Journal Article

Fundamental Differences Between the Methods of Maximum Likelihood and Maximum Posterior Probability in Phylogenetics

Bodil Svennblad, Per Erixon, Bengt Oxelman and Tom Britton

Edited by Rod Page

in Systematic Biology

Volume 55, issue 1, pages 116-121
Published in print February 2006 | ISSN: 1063-5157
Published online February 2006 | e-ISSN: 1076-836X | DOI: https://dx.doi.org/10.1080/10635150500481648
Fundamental Differences Between the Methods of Maximum Likelihood and Maximum Posterior Probability in Phylogenetics

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Using a four-taxon example under a simple model of evolution, we show that the methods of maximum likelihood and maximum posterior probability (which is a Bayesian method of inference) may not arrive at the same optimal tree topology. Some patterns that are separately uninformative under the maximum likelihood method are separately informative under the Bayesian method. We also show that this difference has impact on the bootstrap frequencies and the posterior probabilities of topologies, which therefore are not necessarily approximately equal. Efron et al. (Proc. Natl. Acad. Sci. USA 93:13429–13434, 1996) stated that bootstrap frequencies can, under certain circumstances, be interpreted as posterior probabilities. This is true only if one includes a noninformative prior distribution of the possible data patterns, and most often the prior distributions are instead specified in terms of topology and branch lengths.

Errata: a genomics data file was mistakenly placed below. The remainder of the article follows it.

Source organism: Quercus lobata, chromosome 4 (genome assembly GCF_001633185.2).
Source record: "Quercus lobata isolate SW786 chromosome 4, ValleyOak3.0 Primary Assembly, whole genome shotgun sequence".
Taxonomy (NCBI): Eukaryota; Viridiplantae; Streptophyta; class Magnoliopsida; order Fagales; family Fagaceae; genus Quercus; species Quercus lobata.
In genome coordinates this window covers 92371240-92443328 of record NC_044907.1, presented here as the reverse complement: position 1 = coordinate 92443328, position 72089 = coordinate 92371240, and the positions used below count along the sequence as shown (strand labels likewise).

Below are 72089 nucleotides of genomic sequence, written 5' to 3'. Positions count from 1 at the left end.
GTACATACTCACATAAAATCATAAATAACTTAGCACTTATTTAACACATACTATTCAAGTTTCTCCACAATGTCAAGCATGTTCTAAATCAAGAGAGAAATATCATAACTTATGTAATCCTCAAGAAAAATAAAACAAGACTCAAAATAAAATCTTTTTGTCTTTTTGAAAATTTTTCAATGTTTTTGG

Keywords: Bayesian inference; maximum likelihood method; Phylogeny; support

Journal Article.  4686 words.  Illustrated.

Subjects: Biological Sciences ; Evolutionary Biology ; Genetics and Genomics

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